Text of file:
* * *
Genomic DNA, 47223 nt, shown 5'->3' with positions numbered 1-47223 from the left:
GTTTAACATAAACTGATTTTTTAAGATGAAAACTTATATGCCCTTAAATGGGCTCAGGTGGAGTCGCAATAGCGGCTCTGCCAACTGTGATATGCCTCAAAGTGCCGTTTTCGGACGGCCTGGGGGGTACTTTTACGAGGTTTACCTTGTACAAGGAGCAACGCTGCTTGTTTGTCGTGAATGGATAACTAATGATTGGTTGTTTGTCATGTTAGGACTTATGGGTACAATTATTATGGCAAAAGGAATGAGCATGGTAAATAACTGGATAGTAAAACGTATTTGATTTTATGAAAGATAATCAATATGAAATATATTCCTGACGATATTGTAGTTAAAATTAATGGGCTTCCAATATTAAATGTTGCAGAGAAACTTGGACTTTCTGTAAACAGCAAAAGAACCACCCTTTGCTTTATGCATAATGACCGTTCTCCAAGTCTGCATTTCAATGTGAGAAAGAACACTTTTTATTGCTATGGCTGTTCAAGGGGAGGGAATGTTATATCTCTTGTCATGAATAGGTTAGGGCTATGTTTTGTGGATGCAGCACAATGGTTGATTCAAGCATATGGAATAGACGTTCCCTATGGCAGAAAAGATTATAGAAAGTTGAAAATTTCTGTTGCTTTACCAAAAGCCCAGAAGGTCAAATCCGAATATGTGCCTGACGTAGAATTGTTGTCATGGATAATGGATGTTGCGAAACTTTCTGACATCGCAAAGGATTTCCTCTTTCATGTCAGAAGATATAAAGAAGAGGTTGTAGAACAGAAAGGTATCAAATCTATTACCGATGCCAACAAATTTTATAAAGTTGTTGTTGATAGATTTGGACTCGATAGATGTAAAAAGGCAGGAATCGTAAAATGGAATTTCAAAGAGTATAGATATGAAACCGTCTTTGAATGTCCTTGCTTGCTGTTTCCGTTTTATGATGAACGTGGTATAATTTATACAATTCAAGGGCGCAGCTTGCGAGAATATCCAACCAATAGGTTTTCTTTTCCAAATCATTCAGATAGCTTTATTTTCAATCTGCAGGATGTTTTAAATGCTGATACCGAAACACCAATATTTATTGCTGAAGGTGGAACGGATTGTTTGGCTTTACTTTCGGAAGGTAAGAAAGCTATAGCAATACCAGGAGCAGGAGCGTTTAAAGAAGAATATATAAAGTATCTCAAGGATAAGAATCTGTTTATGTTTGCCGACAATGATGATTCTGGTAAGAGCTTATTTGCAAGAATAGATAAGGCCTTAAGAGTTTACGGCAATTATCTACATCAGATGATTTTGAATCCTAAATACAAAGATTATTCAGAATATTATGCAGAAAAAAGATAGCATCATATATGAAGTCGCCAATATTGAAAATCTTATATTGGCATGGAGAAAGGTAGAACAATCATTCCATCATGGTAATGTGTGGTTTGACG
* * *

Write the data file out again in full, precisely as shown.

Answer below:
Genomic DNA, 47223 nt, shown 5'->3' with positions numbered 1-47223 from the left:
GTTTAACATAAACTGATTTTTTAAGATGAAAACTTATATGCCCTTAAATGGGCTCAGGTGGAGTCGCAATAGCGGCTCTGCCAACTGTGATATGCCTCAAAGTGCCGTTTTCGGACGGCCTGGGGGGTACTTTTACGAGGTTTACCTTGTACAAGGAGCAACGCTGCTTGTTTGTCGTGAATGGATAACTAATGATTGGTTGTTTGTCATGTTAGGACTTATGGGTACAATTATTATGGCAAAAGGAATGAGCATGGTAAATAACTGGATAGTAAAACGTATTTGATTTTATGAAAGATAATCAATATGAAATATATTCCTGACGATATTGTAGTTAAAATTAATGGGCTTCCAATATTAAATGTTGCAGAGAAACTTGGACTTTCTGTAAACAGCAAAAGAACCACCCTTTGCTTTATGCATAATGACCGTTCTCCAAGTCTGCATTTCAATGTGAGAAAGAACACTTTTTATTGCTATGGCTGTTCAAGGGGAGGGAATGTTATATCTCTTGTCATGAATAGGTTAGGGCTATGTTTTGTGGATGCAGCACAATGGTTGATTCAAGCATATGGAATAGACGTTCCCTATGGCAGAAAAGATTATAGAAAGTTGAAAATTTCTGTTGCTTTACCAAAAGCCCAGAAGGTCAAATCCGAATATGTGCCTGACGTAGAATTGTTGTCATGGATAATGGATGTTGCGAAACTTTCTGACATCGCAAAGGATTTCCTCTTTCATGTCAGAAGATATAAAGAAGAGGTTGTAGAACAGAAAGGTATCAAATCTATTACCGATGCCAACAAATTTTATAAAGTTGTTGTTGATAGATTTGGACTCGATAGATGTAAAAAGGCAGGAATCGTAAAATGGAATTTCAAAGAGTATAGATATGAAACCGTCTTTGAATGTCCTTGCTTGCTGTTTCCGTTTTATGATGAACGTGGTATAATTTATACAATTCAAGGGCGCAGCTTGCGAGAATATCCAACCAATAGGTTTTCTTTTCCAAATCATTCAGATAGCTTTATTTTCAATCTGCAGGATGTTTTAAATGCTGATACCGAAACACCAATATTTATTGCTGAAGGTGGAACGGATTGTTTGGCTTTACTTTCGGAAGGTAAGAAAGCTATAGCAATACCAGGAGCAGGAGCGTTTAAAGAAGAATATATAAAGTATCTCAAGGATAAGAATCTGTTTATGTTTGCCGACAATGATGATTCTGGTAAGAGCTTATTTGCAAGAATAGATAAGGCCTTAAGAGTTTACGGCAATTATCTACATCAGATGATTTTGAATCCTAAATACAAAGATTATTCAGAATATTATGCAGAAAAAAGATAGCATCATATATGAAGTCGCCAATATTGAAAATCTTATATTGGCATGGAGAAAGGTAGAACAATCATTCCATCATGGTAATGTGTGGTTTGACG